The World of Fujiko Isomura

English and American prints
by Cate McQuaid

Article of about“11th North American Print Exhibition”
Boston Printmakers, Boston University, Massachusetts.

From: The Boston Blobe, Boston, MA, Thursday, March 25, 1999.

.....Marilyn Kushner, curator of prints and drawings at the Brooklyn Museum of Art, had her hands full curating the Boston Printmakers 1999 North American Print Biennial, now up at Boston University's 808 Gallery. More than 800 prints were submitted, and 156 chosen, comprising a range of both traditional and computer-based printmaking techniques.
.....The show, while chockablock with intriguing prints, feels out of control. Kushner tried to corral the stampede of artwork according to sweeping themes such as death, nostalgia, and women's issues. Rather than entering into conversation with each other, most of the prints compete for attention. There just isn't enough wall space, even in this roomy gallery, and Kushner's emphases on subject matter interferes with the viewer's inclination to make visual connections.
.....Even so, she makes one interesting point: Surrealism and the fantastic have a stronger presence here than abstraction. These particular prints stem from the strong history of illustration in printmaking. James Munce's "St.Francis Restores the Neglected Church" is a late 20th-century twist on religious imagery, with the good saint pulled up beneath the church organ like an auto mechanic at work on the undercarriage of a car.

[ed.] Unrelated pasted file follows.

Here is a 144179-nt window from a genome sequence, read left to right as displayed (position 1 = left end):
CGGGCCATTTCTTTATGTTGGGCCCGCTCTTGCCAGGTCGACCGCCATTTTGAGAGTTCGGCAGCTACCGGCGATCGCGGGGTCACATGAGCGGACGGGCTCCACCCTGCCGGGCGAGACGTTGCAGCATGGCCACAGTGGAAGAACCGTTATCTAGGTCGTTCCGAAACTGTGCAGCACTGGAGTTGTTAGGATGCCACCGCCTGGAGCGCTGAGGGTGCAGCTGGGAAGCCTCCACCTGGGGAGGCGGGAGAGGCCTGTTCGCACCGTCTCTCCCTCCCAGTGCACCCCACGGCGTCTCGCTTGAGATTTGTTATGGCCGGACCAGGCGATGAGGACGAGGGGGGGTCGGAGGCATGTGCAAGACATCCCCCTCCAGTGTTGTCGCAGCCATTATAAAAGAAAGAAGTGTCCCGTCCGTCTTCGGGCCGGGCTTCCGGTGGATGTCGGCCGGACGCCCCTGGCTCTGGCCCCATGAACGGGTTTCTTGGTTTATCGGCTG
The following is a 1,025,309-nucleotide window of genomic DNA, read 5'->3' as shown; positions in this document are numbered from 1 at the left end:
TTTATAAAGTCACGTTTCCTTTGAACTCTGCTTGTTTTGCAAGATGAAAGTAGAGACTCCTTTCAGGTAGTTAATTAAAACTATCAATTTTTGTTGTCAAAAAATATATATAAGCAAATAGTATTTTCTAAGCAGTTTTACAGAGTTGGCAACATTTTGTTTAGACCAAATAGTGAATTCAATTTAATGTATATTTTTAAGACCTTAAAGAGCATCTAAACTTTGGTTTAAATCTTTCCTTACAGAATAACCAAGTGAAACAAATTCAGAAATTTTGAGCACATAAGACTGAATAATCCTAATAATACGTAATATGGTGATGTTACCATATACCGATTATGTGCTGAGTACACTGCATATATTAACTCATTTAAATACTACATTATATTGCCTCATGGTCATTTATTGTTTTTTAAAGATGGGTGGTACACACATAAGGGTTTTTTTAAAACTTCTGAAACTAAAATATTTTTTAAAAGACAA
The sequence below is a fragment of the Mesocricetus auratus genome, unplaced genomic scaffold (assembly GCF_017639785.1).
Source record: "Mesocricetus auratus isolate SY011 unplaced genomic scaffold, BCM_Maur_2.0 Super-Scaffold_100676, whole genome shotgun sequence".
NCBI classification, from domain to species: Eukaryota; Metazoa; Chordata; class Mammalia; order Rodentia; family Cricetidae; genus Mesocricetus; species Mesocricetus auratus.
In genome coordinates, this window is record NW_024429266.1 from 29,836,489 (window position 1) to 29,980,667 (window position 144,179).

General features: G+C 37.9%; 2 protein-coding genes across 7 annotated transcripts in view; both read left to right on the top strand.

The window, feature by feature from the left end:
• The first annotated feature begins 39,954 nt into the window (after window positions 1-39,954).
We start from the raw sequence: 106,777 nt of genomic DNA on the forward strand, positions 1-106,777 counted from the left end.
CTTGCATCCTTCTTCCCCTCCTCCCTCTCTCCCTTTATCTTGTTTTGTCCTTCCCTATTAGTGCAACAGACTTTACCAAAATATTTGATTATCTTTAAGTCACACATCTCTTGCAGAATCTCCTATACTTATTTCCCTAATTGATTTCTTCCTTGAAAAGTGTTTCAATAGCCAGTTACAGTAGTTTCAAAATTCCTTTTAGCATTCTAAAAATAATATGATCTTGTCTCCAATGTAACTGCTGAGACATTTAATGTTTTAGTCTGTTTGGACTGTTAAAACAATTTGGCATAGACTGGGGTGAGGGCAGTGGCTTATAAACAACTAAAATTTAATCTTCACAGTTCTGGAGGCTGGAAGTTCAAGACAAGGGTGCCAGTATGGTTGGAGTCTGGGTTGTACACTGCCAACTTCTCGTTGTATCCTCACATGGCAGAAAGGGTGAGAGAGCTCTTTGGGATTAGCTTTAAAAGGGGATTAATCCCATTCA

.....Outstanding prints include Stephen McMillan's evocative aquatint "Emma's Woods," showing a misty orchard in winter, the branches forming a gnarled canopy overhead. Carolyn Muskat's lithographic triptych “Tree Torsos” repeats the slightly turned, exquisitely feminine torso defined by the lines of a dress tied at the bosom, in mustard, rose, and then floral-patterned pink.
.....Charles Harden's natural history etchings of a dragonfly and a fiddler crab delicately portray each detail over a ground that maps put lines moving beyond each creature's body into an elegant cartography. Fujiko Isomura's hand-modified inkjet prints take a kimono-garbed Japanese woman seemingly lifted from 19th-century Japanese prints and puts them in more modern settings: She drives a convertible past two guys in a truck, trying to get her attention; she gardens under the watchful eye of Garfield the cat.
.....Yizhak Elyashiv's large, gridded drypoint "A Handful of Grains" draws a constellation of lines connecting grains he scattered over metal plates, printed in dusky rose hues. Anne Conner's woodprint, "Malone 1," could be the markings of an ebbing tide on wet sand, in gold on brown; she breaks up the natural waves with the outline of a jigsaw puzzle.

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